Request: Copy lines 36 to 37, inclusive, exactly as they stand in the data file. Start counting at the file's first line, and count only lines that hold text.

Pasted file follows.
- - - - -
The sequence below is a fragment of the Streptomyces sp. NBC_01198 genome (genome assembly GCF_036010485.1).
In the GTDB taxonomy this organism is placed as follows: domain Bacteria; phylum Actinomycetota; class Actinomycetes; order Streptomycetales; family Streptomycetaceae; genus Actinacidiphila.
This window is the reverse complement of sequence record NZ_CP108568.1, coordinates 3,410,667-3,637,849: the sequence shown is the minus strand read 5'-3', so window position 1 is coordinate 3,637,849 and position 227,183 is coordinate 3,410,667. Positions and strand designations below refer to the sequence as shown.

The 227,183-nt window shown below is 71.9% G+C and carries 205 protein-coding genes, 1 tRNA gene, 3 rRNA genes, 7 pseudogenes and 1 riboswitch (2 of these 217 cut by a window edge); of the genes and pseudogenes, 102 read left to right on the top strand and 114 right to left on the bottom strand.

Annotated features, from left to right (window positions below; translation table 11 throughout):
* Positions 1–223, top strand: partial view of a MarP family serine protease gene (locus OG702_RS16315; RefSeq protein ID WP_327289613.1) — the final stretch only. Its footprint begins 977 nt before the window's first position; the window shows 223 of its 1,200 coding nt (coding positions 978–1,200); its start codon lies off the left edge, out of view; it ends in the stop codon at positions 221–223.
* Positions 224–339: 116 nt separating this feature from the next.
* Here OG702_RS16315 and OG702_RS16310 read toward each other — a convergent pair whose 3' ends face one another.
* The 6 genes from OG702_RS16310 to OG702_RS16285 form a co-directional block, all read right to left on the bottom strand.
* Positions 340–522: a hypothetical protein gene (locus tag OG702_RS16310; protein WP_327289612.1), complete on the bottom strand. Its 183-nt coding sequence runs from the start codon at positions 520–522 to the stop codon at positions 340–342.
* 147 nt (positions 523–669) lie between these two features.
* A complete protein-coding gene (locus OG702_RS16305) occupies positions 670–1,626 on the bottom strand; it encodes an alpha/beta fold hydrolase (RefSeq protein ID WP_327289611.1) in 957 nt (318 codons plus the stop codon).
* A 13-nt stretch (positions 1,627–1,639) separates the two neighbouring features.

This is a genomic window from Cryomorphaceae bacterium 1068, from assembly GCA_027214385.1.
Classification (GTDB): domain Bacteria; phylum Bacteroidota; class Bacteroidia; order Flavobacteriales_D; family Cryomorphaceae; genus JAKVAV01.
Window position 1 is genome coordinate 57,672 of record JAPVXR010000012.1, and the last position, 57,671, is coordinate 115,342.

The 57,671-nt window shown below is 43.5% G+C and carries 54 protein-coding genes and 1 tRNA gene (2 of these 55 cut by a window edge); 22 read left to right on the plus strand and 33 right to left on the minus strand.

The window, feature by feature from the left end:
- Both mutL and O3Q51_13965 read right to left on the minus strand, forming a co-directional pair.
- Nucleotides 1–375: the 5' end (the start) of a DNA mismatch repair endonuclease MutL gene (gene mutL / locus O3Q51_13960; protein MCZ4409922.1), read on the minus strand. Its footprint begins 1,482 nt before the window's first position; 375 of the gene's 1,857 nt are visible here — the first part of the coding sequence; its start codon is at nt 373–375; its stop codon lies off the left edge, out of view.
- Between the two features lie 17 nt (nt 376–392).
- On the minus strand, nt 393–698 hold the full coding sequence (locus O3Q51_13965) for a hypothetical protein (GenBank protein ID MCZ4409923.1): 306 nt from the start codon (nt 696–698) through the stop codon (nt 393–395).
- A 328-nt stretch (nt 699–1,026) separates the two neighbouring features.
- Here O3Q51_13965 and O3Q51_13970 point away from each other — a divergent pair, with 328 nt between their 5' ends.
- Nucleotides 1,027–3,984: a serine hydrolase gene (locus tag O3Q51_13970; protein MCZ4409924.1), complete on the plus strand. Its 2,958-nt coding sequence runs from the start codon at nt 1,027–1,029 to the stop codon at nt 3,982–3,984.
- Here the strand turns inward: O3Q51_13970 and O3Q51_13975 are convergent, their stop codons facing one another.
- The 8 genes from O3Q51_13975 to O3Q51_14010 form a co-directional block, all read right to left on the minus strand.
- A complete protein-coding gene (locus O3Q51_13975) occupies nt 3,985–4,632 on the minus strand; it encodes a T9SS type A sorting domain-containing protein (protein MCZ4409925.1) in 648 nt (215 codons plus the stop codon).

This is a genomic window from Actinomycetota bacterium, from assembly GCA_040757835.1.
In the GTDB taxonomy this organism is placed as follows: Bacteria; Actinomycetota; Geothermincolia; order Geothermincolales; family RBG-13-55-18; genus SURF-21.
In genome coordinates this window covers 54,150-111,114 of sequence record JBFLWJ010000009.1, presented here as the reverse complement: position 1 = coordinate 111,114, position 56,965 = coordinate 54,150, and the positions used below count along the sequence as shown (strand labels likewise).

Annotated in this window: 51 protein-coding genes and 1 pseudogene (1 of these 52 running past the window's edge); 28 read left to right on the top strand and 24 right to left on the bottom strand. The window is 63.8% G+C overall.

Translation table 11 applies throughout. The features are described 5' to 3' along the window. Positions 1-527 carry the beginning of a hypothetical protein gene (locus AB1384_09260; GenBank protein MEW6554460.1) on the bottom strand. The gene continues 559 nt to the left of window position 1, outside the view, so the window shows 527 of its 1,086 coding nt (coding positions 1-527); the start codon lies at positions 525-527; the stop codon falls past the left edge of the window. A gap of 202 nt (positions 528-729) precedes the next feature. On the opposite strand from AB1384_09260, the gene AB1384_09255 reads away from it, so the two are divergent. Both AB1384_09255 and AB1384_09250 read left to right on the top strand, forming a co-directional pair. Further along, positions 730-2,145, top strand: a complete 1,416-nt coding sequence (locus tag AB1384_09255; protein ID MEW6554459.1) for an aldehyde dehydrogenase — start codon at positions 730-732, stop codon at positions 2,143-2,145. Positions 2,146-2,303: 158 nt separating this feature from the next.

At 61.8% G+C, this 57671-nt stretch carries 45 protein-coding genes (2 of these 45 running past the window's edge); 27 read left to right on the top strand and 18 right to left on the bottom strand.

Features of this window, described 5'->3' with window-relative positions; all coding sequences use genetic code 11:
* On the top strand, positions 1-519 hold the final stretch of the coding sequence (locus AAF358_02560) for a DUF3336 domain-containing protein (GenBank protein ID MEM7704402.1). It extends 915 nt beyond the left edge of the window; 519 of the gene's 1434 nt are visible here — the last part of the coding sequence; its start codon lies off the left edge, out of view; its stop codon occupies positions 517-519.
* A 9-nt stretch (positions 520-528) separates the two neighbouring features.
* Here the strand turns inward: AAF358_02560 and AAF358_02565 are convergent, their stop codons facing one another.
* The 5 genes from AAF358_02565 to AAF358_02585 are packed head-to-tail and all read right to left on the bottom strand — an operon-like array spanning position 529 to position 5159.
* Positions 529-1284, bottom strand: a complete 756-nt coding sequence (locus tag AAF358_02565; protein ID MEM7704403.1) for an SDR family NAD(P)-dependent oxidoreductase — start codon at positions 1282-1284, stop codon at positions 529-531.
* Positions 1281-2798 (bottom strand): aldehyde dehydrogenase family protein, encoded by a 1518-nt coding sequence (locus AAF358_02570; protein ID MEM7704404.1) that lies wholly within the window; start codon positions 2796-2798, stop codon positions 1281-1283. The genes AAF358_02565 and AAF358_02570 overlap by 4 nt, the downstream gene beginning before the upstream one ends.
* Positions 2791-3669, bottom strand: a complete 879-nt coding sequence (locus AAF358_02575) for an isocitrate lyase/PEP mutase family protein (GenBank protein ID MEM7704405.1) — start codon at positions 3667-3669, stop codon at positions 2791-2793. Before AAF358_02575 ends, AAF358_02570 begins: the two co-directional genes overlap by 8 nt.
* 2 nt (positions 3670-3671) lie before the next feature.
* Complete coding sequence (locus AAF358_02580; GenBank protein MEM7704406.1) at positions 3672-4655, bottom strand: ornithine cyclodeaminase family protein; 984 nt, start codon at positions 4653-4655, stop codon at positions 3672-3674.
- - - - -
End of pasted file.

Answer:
* On the top strand, positions 1-519 hold the final stretch of the coding sequence (locus AAF358_02560) for a DUF3336 domain-containing protein (GenBank protein ID MEM7704402.1). It extends 915 nt beyond the left edge of the window; 519 of the gene's 1434 nt are visible here — the last part of the coding sequence; its start codon lies off the left edge, out of view; its stop codon occupies positions 517-519.
* A 9-nt stretch (positions 520-528) separates the two neighbouring features.